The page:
Saudi to start fining violators of new ‘public decency’ rules

The rules cover aspects such as dressing respectfully and avoiding using phrases that might offend public decency



Saudi Arabia has started implemented new rules pertaining to public behaviour in the kingdom, and has warned that violators will face penalties.

Those found breaking any of 10 new rules could face fines of up to SAR5,000 ($1,333), local daily Arab News reported.

The rules cover aspects such as dressing respectfully, avoiding taking photos or using phrases that might offend public decency, and refraining from creating graffiti and demolishing public property or transport unless authorised by Saudi authorities.

Verbal and physical acts of violence or actions that cause damage, fear or are considered to be a threat to public safety, are also in the list.

Each of the 10 regulations will carry a corresponding fine, the report stated.

The new regulations were approved by the Saudi Cabinet last month, and are aimed at upholding the values, principles and identity of Saudi society in public places such as parks, beaches, malls, hotels and restaurants.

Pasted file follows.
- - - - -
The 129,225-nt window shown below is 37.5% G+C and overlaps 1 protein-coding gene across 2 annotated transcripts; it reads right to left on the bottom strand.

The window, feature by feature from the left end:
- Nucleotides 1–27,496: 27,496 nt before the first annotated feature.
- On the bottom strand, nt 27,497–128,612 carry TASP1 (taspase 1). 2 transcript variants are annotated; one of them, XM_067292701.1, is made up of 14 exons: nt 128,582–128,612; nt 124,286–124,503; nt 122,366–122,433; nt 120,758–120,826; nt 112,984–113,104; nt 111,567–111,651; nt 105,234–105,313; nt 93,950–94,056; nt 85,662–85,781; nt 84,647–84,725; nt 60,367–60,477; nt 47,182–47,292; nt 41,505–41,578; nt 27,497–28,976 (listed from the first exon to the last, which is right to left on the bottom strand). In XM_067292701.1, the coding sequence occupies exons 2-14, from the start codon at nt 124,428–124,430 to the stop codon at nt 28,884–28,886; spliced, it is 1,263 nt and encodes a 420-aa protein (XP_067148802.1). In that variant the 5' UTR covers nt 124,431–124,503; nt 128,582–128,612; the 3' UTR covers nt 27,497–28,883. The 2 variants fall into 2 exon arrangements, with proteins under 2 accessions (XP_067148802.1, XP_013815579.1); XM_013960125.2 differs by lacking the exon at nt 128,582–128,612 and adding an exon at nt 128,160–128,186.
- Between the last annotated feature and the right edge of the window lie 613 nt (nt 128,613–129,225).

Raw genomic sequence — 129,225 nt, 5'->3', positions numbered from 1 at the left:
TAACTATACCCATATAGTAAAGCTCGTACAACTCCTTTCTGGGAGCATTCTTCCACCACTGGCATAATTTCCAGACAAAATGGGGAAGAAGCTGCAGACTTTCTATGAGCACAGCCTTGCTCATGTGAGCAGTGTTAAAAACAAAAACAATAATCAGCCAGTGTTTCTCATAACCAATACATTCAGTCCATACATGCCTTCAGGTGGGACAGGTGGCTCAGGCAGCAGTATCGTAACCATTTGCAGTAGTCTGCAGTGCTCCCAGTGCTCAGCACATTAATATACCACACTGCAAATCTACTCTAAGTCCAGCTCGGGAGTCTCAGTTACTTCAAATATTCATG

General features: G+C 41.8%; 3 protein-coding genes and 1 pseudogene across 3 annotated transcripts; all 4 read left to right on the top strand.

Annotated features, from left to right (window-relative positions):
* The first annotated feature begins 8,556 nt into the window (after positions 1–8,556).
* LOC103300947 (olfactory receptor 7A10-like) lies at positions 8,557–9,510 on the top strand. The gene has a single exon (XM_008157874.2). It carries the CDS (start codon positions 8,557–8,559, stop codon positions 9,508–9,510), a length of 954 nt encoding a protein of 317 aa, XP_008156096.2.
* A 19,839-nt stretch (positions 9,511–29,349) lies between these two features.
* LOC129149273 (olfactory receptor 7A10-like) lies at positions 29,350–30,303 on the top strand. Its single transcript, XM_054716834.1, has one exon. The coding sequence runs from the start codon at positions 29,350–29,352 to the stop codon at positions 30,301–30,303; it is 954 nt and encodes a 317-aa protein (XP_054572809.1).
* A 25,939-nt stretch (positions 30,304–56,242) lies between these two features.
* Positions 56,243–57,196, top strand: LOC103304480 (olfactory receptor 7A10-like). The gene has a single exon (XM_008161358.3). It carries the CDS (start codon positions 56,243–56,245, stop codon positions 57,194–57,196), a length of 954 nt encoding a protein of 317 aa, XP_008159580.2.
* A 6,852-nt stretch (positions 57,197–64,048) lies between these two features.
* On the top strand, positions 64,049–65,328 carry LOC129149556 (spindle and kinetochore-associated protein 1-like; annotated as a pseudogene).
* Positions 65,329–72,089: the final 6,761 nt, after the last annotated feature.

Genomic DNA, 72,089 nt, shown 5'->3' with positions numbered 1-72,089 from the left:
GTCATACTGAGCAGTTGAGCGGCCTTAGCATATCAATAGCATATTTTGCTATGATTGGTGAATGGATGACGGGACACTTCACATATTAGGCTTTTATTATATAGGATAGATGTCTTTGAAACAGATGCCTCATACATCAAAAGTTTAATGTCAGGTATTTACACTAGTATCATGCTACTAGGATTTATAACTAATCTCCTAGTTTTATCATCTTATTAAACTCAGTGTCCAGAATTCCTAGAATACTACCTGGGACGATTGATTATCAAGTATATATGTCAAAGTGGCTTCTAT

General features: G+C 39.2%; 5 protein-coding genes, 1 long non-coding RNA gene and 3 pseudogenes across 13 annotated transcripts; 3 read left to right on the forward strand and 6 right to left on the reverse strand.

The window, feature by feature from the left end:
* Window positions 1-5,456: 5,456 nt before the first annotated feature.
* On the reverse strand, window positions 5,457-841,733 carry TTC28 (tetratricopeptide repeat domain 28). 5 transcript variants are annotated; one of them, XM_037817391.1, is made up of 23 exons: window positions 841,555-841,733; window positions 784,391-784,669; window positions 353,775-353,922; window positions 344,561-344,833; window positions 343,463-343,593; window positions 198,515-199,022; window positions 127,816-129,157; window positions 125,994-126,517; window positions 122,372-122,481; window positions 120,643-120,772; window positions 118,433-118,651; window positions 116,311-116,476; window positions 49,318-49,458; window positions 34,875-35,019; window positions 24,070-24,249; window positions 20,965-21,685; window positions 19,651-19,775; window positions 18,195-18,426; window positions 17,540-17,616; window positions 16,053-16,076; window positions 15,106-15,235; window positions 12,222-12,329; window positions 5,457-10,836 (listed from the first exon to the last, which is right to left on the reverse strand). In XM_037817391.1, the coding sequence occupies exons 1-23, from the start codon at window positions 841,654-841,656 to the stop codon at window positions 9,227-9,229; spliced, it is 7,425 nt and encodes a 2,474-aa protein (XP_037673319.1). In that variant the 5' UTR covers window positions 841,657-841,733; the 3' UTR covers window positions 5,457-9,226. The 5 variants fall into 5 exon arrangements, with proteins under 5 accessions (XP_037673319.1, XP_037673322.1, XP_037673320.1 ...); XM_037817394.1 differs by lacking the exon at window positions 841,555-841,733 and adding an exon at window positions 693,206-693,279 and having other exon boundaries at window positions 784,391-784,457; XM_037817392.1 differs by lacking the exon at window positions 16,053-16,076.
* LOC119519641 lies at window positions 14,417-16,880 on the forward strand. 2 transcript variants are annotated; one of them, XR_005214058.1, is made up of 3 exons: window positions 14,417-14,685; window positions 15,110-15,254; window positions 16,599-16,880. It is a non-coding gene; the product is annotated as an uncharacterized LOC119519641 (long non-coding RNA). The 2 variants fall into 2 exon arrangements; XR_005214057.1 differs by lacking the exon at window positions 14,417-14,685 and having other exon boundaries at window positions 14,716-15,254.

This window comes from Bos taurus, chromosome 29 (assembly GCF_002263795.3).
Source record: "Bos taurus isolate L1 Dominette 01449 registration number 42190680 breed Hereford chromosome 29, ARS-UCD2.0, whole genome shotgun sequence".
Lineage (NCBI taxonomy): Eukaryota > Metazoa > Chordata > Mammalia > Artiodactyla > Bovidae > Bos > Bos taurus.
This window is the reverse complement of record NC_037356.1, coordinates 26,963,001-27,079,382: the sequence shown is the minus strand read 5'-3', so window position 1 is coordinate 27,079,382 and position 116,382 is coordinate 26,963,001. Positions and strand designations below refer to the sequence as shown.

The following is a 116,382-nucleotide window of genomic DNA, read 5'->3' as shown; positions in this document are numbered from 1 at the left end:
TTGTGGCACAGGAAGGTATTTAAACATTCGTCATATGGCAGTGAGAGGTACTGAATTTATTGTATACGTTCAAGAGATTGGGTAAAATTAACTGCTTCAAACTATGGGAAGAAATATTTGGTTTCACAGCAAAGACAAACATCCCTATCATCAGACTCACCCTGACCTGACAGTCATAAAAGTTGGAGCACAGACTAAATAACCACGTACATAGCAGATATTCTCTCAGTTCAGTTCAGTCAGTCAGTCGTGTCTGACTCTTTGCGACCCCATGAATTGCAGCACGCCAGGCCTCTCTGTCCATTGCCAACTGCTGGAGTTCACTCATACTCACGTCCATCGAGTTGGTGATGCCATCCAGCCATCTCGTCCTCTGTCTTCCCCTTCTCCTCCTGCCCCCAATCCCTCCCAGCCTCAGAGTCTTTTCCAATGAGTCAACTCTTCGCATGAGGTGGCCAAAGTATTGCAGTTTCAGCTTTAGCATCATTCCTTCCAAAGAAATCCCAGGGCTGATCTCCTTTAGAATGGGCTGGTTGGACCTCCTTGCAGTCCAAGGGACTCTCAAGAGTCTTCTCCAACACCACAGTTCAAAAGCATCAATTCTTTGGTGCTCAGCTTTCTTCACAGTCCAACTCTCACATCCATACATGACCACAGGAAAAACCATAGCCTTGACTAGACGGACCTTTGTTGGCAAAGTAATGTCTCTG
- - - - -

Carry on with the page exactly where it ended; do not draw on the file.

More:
Saudi’s interior minister will work with the chairman of the Saudi Commission for Tourism and National Heritage (SCTH) and other relevant authorities to administer and enforce the rules.

Shoura Council member Muadi Al-Madhhab told MBC channel: “The kingdom isn’t the only country to implement such regulations. Many countries already have them, and the regulations apply to citizens and expatriates.”

With tourism expected to rise, he said the 10 rules will guide individuals on how to behave in the presence of visitors to the country.

Saudi is aggressively seeking to diversify its economy, with tourism a key part of its Vision 2030 strategy unveiled by Saudi Crown Prince Mohammed bin Salman.

Under the strategy, the total tourism spend in the country- by local citizens as well as foreigners — is hoped to increase to $46.6bn in 2020 from $27.9bn in 2015, the government has said.

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